When I think of starting my own home, I think of everything I am escaping first - screaming toddlers, brotherly fistfights, sisters who talk way too late into the night (actually, I think my little sisters can complain of this more than I can). Then I think - and it's terrifying, really - "How will they remember me?" After the excitement of weddings and housewarming parties, when the family gathers around the living room and reminisces, will my siblings remember my faults the most, the times I yelled at them, the times I shoved them away, the times I said (too much), "I'm busy"? Or will they be able to honestly say, "She loved us. She was always sweet and patient with us. Other people got sick of us and said we were annoying, but Bailey always listened and cared...I wish she were back home."

An adorable, smiley little boy I know told me his big brother hates him. He said his two older sisters ignore him. This boy is cute. He's sweet. And he adores his siblings. What's up with them?
That's terrible.
Yet it's accepted - even cool and teenager-ly - to roll one's eyes over siblings, shoo the annoying ones off and sympathize with the sister who has to babysit all the time. But girls, let's step back and really refocus. Let's include the younger ones. Let's give space to the older ones. Let's shower hugs and kisses and compliments - and time, lots of it. Let's not just keep from screaming at each other - let's make each other laugh and love.

Now. Before it's too late.

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4 impressions

  1. A little while ago, I was considering my relationship with my four year old sister, and I had a scary realization: If I get married and/or move out when I am, say, 21, she will be only 8.
    I need to make this time with her really matter! I don't want to waste the whole time bossing her and telling her to leave me alone. I want her, as you said, to remember me well!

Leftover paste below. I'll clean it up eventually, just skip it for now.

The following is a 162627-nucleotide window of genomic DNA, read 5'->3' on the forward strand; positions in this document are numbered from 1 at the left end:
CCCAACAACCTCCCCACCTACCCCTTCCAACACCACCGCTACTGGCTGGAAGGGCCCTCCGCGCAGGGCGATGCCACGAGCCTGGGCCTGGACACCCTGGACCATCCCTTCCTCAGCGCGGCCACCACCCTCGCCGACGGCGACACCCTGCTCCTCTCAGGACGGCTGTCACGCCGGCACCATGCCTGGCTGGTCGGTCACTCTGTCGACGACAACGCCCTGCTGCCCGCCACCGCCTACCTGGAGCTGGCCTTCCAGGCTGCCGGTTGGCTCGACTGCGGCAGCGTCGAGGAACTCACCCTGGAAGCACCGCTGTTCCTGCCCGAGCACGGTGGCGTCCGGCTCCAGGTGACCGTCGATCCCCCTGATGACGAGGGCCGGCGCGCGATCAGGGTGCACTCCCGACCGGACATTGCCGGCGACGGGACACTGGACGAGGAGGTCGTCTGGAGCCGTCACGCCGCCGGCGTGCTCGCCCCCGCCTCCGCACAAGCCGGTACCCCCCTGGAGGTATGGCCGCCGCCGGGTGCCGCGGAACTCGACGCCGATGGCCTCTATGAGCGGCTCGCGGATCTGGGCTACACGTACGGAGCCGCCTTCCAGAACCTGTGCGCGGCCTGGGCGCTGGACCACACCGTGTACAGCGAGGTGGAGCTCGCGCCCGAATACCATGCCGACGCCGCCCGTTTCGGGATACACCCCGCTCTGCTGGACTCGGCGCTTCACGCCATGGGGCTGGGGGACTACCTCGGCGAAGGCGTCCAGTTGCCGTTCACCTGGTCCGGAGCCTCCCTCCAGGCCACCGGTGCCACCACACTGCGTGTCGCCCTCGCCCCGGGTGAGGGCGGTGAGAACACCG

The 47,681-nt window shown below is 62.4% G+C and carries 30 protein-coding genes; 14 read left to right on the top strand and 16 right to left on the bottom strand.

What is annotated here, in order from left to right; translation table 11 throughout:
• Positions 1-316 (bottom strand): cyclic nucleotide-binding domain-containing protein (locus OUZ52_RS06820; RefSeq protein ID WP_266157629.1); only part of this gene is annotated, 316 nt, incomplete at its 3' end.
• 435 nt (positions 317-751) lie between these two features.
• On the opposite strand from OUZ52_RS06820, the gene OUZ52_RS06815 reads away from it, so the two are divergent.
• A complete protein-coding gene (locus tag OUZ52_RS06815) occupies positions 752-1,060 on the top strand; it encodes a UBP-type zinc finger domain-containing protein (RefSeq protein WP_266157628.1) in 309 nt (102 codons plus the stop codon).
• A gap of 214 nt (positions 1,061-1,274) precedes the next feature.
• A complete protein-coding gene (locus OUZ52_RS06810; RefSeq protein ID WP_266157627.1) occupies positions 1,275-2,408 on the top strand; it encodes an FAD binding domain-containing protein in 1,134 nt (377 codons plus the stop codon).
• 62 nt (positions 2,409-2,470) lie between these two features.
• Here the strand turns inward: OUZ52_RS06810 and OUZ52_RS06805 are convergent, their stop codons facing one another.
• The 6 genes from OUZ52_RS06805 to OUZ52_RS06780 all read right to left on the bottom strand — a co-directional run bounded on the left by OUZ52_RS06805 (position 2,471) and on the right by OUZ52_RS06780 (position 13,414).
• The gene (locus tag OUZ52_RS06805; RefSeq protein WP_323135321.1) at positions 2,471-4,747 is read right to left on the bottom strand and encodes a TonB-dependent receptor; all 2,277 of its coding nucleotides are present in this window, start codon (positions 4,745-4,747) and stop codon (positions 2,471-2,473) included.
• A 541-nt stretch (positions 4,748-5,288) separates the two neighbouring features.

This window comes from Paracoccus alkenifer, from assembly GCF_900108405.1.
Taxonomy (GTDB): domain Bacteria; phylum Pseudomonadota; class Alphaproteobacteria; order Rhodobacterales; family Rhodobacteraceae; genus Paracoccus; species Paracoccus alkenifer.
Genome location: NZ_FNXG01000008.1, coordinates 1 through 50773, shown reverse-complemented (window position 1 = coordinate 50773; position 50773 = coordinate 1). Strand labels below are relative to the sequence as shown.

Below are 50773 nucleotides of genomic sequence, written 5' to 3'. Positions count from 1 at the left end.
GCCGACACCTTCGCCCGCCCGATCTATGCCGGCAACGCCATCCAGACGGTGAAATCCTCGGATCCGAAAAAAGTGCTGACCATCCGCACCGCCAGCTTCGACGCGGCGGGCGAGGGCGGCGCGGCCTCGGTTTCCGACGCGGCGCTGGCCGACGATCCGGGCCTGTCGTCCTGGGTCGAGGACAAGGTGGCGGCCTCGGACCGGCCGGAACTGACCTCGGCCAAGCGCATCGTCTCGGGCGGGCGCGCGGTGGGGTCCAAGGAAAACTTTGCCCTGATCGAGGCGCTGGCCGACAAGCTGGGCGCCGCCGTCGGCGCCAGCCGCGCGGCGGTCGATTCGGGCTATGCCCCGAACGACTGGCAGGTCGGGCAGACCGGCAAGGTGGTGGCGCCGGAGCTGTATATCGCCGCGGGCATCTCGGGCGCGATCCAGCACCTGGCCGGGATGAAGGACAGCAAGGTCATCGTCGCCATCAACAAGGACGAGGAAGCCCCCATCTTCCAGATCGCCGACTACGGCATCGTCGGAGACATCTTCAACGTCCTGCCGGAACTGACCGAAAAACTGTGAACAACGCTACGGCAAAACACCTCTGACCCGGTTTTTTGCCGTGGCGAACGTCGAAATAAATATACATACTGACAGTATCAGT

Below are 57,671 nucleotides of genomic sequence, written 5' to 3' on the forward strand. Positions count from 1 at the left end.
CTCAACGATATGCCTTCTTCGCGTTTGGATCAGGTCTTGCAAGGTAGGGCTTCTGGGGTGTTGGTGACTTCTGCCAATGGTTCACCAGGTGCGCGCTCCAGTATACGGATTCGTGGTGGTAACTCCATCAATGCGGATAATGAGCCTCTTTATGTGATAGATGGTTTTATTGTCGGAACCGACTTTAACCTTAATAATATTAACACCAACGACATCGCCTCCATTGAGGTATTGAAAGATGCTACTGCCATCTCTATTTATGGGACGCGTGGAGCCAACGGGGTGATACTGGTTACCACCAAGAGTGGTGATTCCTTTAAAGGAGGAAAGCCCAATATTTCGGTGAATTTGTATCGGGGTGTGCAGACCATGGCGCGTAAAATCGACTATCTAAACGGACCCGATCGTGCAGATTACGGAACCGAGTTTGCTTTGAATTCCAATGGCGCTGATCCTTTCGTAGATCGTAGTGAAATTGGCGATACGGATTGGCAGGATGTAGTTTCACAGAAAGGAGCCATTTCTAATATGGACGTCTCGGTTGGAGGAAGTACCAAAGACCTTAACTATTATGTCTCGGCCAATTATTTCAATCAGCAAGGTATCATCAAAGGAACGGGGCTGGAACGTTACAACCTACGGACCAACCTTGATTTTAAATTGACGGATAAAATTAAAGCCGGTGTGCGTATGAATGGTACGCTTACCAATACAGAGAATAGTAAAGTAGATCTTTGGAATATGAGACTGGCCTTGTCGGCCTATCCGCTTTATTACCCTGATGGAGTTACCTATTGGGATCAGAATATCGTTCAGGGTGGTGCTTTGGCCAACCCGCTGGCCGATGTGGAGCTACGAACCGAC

By the way, I really like your blog. Thank you for posting on such an important topic.
    <><

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  2. This is SO my heart, Bailey. My brother is my best friend in the whole world. There's no person I'd rather spend time with or goof off with than him, and it grieves my heart to see people who don't show love or speak kindly about their siblings. So thank you for this wonderful challenge to teens. Because their siblings are watching them, and learning from them. We older siblings play a huge part (probably much bigger than we realize) in shaping what kind of person those younger siblings will become. Thanks! :)

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  3. Girls, that's so encouraging to see you living out real brotherly love!

    Or sisterly, as it were.

    Aemi, if I marry at around age twenty-three, my baby sister will be about the same age as yours. And we're bestest little buds right now. Your heart is just where it should be.

    Sara, I have several brothers I adore too. I think they're the funniest things ever and some of the biggest blessings I've received so far. :o)

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  4. I needed this, Bailey. You don't know me, but I really, really needed this. Thank you.

    In Christ,
    Allison